Study on biological characteristics: reproduction and viability of Biomphalaria glabrata as an intermediate host of Schistosoma mansoni
- WANG Yi-An, LIANG You-Sheng, QU Guo-Li, SHI Feng, XING Yun-Tian, DAI Jian-Rong
Related Articles |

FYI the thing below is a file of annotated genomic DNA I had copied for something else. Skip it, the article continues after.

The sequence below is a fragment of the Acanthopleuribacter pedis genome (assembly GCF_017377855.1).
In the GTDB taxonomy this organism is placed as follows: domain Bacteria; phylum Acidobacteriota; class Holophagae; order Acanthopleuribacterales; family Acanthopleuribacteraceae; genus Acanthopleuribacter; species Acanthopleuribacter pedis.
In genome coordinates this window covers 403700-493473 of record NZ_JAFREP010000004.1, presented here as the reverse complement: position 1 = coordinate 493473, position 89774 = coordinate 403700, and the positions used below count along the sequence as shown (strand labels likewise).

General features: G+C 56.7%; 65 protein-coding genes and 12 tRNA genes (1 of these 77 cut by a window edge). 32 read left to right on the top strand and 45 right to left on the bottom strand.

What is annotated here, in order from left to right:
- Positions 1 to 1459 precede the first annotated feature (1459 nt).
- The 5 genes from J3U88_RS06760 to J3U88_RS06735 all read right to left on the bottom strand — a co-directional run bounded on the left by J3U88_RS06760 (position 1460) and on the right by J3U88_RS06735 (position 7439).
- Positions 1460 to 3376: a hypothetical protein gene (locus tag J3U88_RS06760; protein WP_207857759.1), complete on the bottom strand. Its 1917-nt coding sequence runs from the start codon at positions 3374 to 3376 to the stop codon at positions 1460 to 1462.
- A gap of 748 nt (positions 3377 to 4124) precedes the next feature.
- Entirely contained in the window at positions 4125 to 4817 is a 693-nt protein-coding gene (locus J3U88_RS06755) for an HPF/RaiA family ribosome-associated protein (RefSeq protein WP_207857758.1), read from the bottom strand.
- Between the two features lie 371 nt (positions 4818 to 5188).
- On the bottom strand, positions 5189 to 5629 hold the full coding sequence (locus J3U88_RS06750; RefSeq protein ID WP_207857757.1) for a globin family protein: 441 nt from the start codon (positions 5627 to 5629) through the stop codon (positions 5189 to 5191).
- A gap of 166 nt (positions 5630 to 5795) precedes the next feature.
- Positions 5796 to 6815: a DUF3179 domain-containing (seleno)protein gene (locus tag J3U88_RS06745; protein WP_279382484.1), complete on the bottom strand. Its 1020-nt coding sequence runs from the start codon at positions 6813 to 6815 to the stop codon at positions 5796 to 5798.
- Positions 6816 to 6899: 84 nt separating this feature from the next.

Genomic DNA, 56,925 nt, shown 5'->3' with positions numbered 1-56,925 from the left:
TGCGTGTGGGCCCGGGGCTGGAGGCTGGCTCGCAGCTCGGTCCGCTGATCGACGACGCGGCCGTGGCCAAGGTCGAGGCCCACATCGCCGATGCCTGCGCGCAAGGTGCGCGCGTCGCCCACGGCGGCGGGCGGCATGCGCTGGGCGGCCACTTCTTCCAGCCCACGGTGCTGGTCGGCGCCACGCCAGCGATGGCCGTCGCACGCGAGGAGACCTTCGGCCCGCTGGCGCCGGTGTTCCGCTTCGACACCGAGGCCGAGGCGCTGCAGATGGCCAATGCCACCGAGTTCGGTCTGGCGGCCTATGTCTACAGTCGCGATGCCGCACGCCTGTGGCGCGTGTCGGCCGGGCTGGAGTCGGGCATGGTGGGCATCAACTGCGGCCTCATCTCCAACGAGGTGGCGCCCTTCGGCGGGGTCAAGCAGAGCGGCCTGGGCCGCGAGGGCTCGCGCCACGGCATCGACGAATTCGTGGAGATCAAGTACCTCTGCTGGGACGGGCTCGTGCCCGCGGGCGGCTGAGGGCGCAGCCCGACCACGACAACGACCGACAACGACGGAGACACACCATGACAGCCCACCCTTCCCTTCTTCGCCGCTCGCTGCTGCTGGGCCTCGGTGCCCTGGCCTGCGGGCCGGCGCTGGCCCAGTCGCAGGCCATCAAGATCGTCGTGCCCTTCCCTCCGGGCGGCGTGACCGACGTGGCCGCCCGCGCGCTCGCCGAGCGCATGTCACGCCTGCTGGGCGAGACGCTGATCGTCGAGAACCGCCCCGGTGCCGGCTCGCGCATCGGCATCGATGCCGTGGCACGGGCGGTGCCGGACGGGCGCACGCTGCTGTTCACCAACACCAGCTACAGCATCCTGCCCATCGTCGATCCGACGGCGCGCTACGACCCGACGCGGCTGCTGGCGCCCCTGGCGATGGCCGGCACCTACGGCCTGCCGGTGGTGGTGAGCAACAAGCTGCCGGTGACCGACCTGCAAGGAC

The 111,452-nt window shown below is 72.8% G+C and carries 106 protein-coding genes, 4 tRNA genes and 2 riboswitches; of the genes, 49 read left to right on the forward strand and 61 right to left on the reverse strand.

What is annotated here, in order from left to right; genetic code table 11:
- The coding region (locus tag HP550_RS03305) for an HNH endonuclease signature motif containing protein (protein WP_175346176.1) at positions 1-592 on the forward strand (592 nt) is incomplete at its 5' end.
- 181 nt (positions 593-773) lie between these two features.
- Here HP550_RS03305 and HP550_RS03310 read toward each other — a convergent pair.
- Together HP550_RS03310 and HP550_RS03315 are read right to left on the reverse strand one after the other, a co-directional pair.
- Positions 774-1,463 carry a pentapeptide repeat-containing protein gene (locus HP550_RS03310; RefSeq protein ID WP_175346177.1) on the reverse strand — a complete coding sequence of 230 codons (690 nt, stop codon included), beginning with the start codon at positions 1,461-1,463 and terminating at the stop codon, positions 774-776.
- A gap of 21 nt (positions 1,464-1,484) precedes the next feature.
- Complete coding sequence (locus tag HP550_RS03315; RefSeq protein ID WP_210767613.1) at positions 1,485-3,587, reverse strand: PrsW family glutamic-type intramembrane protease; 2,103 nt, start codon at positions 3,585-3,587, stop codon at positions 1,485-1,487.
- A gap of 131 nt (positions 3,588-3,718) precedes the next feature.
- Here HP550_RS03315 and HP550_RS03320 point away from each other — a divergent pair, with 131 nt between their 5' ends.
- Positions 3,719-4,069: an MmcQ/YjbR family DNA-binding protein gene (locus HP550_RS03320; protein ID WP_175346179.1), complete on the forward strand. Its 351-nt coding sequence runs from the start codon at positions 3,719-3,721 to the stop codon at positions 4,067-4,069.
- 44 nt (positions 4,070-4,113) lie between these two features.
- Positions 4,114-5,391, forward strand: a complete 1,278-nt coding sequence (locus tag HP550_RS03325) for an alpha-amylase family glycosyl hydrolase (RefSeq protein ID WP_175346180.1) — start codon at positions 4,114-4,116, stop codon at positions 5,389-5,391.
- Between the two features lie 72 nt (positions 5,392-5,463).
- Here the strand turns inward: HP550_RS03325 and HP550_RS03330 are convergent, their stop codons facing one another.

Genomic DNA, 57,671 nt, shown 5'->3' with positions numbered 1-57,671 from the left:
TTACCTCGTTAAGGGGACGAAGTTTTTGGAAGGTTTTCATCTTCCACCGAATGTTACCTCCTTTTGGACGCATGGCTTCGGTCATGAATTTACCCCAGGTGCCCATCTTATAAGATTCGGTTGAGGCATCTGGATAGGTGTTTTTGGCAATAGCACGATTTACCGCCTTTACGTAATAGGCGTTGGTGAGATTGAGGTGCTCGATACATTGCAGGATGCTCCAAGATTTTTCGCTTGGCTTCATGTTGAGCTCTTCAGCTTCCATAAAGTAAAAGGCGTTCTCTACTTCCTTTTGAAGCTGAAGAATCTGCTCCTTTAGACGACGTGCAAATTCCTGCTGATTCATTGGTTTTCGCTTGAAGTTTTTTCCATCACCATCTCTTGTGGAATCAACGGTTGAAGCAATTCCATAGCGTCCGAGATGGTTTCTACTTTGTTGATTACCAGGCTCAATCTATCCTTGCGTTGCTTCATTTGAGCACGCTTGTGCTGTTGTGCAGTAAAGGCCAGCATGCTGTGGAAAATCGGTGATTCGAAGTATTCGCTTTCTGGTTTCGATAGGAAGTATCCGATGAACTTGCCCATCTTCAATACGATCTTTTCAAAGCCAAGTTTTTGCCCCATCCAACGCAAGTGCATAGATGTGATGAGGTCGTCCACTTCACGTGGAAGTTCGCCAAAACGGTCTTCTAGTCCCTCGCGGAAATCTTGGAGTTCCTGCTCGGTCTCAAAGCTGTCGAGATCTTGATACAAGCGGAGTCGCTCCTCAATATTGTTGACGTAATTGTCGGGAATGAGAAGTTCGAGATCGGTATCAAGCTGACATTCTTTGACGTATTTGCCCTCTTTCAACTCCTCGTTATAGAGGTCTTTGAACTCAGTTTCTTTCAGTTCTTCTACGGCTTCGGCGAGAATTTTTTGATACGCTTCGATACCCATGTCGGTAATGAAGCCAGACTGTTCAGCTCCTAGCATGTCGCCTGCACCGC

Objective To compare the difference of fertility of Biomphalaria glabrata snails between self?fertilization and cross?fertilization and to observe the circadian rhythm of laying eggs, the effect of light on laying eggs and the tolerance of the snail to water and food deficiency, so as to provide the evidence for control and elimination of B. glabrata snails in the field. Methods Under laboratory conditions, a single B. glabrata egg for self?fertilization was separated and hatched individually, and young snails were raised in different plastic boxes individually. The eggs for cross?fertilization were hatched and the young snails were fed in the same plastic box. The ability of spawn, the development of the eggs, and the number of snails growing from young to adult snails were compared between the self?fertilization and cross?fertilization. The snails were in the water under four environments, all day illumination, all day without illumination, daytime lighting and night without illumination, and daytime without illumination but night lighting. The eggs were collected and counted daily. The circadian rhythm of spawn and the effect of illumination on spawn were observed. The adult snails were divided into 6 groups and exposed to the environments with relative humidity of 0, 65%, 87% and 100%, respectively. The survival rates of the adult snails exposed to the different environments after different time were observed. The adult snails were placed at 25 ℃ in the oven to remove water content from the soft body of snails. When the dehydration rates of the soft bodies achieved 10%, 20%, 30%, 40%, 50%, 52%, 55%, 57%, 60%, and 70% respectively, the survival rates of the adult snails exposed to the oven were observed. Results In the 25 ℃ water, the average laying egg number for 15 days per snail was (8.77 ± 16.92) eggs/snail in the self?fertilization snail. The average laying egg number for 15 days per snail was (149.71 ± 142.28) eggs/snail in the cross?fertilization snails. There was a significant difference between the self?fertilization snail and cross?fertilization snail (t = 0.999 999，P < 0.01). The hatching rate and reproductive maturation rate of the self?fertilization snails and cross?fertilization snails were 50.1% and 78.9%, and 19.3% and 3.8%, respectively, There was a significant difference (the hatching rate: χ2 = 18.18，P < 0.01, the reproductive maturation rate: χ2 = 11.83，P < 0.01）. In the natural environment of daytime with illumination and nighttime with darkness, the amount of laying 20 eggs of B. glabrata snail was (944.07 ± 392.53) eggs/day during a whole day, among them the amount of laying eggs during daytime account for 10.1% and the amount of laying eggs during nighttime account for 89.9%, and the laying egg was given priority to with the night. The above results suggested that the dark environment was conducive to B. glabrata snails to lay eggs. The above results suggested that light can promote the increase of spawning of B. glabrata. When B. glabrata was exposed to the environments with the relative humidity of 0, 65%, 87% and 100% at 25 ℃, respectively, and the longest survival times of snails were 7, 70, 150 d and 100 d, respectively. In the 25 ℃ water, the snails could survive for 50 days without food. The adult snails were placed at 25 ℃ in the oven to remove water content from the soft body of snails. When the dehydration rates of the soft bodies achieved 10%, 20%, 30%, 40%, 50%, 52%, 55%, 57%, 60%, and 70% respectively, the survival rates of the adult snails exposed to the oven were 100%, 100%, 100%, 100%, 70%, 30%, 0, 0, 0 and 0, respectively. Conclusions B. glabrata can achieve the reproductive process by cross?fertilization or self?fertilization. There is a significant difference in reproductive ability between the cross?fertilization snail and self?fertilization snail, cross?fertilization is stronger than self?fertilization, but the rate of reproduction in the self?fertilization is higher than that in the cross?fertilization. It is indicated that B. glabrata that survive after the dry season plays an important role in the maintenance of local snail populations and transmission of schistosomiasis mansoni.